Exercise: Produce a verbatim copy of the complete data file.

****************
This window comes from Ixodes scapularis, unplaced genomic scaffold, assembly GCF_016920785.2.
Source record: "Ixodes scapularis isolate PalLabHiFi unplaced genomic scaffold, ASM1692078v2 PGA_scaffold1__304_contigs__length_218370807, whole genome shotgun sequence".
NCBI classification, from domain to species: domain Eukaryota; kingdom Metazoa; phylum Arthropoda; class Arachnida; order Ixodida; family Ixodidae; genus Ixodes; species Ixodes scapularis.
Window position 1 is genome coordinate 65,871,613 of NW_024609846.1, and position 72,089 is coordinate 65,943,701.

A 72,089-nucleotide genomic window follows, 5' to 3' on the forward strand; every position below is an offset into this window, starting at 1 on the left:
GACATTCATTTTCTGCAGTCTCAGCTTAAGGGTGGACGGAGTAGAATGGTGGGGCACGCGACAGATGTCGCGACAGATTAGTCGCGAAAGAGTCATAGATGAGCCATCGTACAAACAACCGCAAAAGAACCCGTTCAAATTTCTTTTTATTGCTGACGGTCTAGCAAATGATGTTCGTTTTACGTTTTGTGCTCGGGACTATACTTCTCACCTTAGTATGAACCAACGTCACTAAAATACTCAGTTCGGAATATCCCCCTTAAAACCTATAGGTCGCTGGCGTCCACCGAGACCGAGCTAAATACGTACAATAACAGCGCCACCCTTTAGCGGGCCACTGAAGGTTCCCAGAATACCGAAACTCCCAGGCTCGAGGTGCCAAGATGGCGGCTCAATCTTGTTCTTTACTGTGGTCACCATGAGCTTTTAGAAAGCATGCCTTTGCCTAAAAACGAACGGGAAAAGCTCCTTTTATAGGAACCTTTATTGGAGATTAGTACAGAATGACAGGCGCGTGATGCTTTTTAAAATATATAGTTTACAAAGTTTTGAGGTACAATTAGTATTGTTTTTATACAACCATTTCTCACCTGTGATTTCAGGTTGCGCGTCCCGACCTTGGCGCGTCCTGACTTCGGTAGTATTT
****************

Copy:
This window comes from Ixodes scapularis, unplaced genomic scaffold, assembly GCF_016920785.2.
Source record: "Ixodes scapularis isolate PalLabHiFi unplaced genomic scaffold, ASM1692078v2 PGA_scaffold1__304_contigs__length_218370807, whole genome shotgun sequence".
NCBI classification, from domain to species: domain Eukaryota; kingdom Metazoa; phylum Arthropoda; class Arachnida; order Ixodida; family Ixodidae; genus Ixodes; species Ixodes scapularis.
Window position 1 is genome coordinate 65,871,613 of NW_024609846.1, and position 72,089 is coordinate 65,943,701.

A 72,089-nucleotide genomic window follows, 5' to 3' on the forward strand; every position below is an offset into this window, starting at 1 on the left:
GACATTCATTTTCTGCAGTCTCAGCTTAAGGGTGGACGGAGTAGAATGGTGGGGCACGCGACAGATGTCGCGACAGATTAGTCGCGAAAGAGTCATAGATGAGCCATCGTACAAACAACCGCAAAAGAACCCGTTCAAATTTCTTTTTATTGCTGACGGTCTAGCAAATGATGTTCGTTTTACGTTTTGTGCTCGGGACTATACTTCTCACCTTAGTATGAACCAACGTCACTAAAATACTCAGTTCGGAATATCCCCCTTAAAACCTATAGGTCGCTGGCGTCCACCGAGACCGAGCTAAATACGTACAATAACAGCGCCACCCTTTAGCGGGCCACTGAAGGTTCCCAGAATACCGAAACTCCCAGGCTCGAGGTGCCAAGATGGCGGCTCAATCTTGTTCTTTACTGTGGTCACCATGAGCTTTTAGAAAGCATGCCTTTGCCTAAAAACGAACGGGAAAAGCTCCTTTTATAGGAACCTTTATTGGAGATTAGTACAGAATGACAGGCGCGTGATGCTTTTTAAAATATATAGTTTACAAAGTTTTGAGGTACAATTAGTATTGTTTTTATACAACCATTTCTCACCTGTGATTTCAGGTTGCGCGTCCCGACCTTGGCGCGTCCTGACTTCGGTAGTATTT